I guess I first encountered the fast-talking African-American comic Mantan Moreland as Charlie Chan's chauffeur but he was already a vaudeville veteran and, in fact, appeared in more than a few movies as the star! These low budget "race movies" were generally aimed at black audiences only and often gave the performers a chance to avoid the stereotyped characters they were forced to play in major films. Often...but not always. Mantan was always recognizably Mantan, smiling, charismatic and hilarious as always.
Largely forgotten today, this 1969 movie was--as far as I remember--the first M-Rated feature I ever saw. My friend Terry and I saw it twice and each time the blood and violence squicked us out just as it was intended to do--the way a dark carnival ride would.
I didn't know anyone connected with it at the time. The writer was largely responsible for OUTER LIMITS and PSYCHO. The director would go on to do some enjoyable TV movies and some big screen flops. The composer went on to become my favorite screen composer. The star, Michael Sarrazin, was hot for about 10 years and was said to be the one true love of murdered actress Christa Helm.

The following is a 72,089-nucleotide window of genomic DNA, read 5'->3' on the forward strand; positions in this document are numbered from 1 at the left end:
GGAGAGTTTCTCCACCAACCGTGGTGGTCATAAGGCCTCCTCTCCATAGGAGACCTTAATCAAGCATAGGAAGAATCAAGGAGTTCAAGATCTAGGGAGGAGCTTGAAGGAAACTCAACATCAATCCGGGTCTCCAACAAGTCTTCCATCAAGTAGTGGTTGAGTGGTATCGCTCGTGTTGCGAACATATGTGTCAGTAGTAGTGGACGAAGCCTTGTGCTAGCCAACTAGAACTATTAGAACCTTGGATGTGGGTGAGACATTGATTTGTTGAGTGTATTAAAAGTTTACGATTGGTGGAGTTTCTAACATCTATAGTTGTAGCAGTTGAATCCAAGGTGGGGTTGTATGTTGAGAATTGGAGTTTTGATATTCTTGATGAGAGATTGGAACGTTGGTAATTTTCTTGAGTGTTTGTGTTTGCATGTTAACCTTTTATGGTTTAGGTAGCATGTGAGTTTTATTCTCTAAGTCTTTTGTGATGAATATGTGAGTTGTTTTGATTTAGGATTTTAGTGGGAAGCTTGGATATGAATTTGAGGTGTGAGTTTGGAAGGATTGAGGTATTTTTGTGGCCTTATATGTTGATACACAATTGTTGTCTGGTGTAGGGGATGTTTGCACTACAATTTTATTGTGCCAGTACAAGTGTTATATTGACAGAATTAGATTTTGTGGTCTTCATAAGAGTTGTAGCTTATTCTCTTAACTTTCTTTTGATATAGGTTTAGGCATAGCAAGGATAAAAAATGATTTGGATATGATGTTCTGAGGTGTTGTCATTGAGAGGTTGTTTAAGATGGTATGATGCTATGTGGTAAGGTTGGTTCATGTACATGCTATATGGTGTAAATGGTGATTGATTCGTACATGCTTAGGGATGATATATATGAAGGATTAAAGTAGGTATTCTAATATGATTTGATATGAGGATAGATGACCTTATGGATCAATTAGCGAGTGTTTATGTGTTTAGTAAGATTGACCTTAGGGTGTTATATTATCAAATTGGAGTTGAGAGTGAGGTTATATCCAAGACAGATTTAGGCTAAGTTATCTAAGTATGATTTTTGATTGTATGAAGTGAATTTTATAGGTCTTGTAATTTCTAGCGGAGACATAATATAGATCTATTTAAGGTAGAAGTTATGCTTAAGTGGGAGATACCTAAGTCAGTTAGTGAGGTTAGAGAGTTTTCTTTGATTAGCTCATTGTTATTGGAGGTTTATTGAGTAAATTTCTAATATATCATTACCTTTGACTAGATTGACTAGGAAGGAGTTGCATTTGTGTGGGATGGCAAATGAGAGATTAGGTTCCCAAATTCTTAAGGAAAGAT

One of my all-time favorite comedies is 1993's GROUNDHOG DAY. I actually had no intention of seeing it but one night when I went to pick up my wife from work she ended up having to work late. With a couple hours to kill, I remember deciding to see a movie at the theater across the street.
And I loved every minute! It's one of those I can watch over and over again and not get tired of it...which I guess is the point.
In fact, someone once suggested that they announce a GROUNDHOG DAY II...and then simply re-release this one! Works!
One of the most popular film series of Hollywood's Golden Age was the Dr. Kildare series from MGM. The first film based on the character came from Paramount and starred Joel McCrea as the young doctor.
Lew Ayres took over the role in a series of 9 B movies. B movies from MGM looked costlier than A movies from anybody else!
The movies had fairly tight continuity with the same actors returning over an dover and multiple plot lines per movie. The running plot was the new doctor's relationship with his mentor, the crusty, wheelchair bound Dr. Gillespie, played by the great Lionel Barrymore.
When Ayres left the series, Louis B Mayer's studio felt the soap/detective series was too profitable to lose so no less than SIX more pictures were made, highlighting the Gillespie character with a series of new assistants including hot star Van Johnson for several installments.
Ayres returned to the role, again opposite Barrymore, for a radio version in the 1950s.
Lionel Barrymore had long passed by the time TV took a look at Kildare but Ayres shot a pilot. Ultimately it was newcomer Richard Chamberlain who made the role his own on TV, with veteran Raymond Massey bring his gravitas to the role of Dr. Gillespie.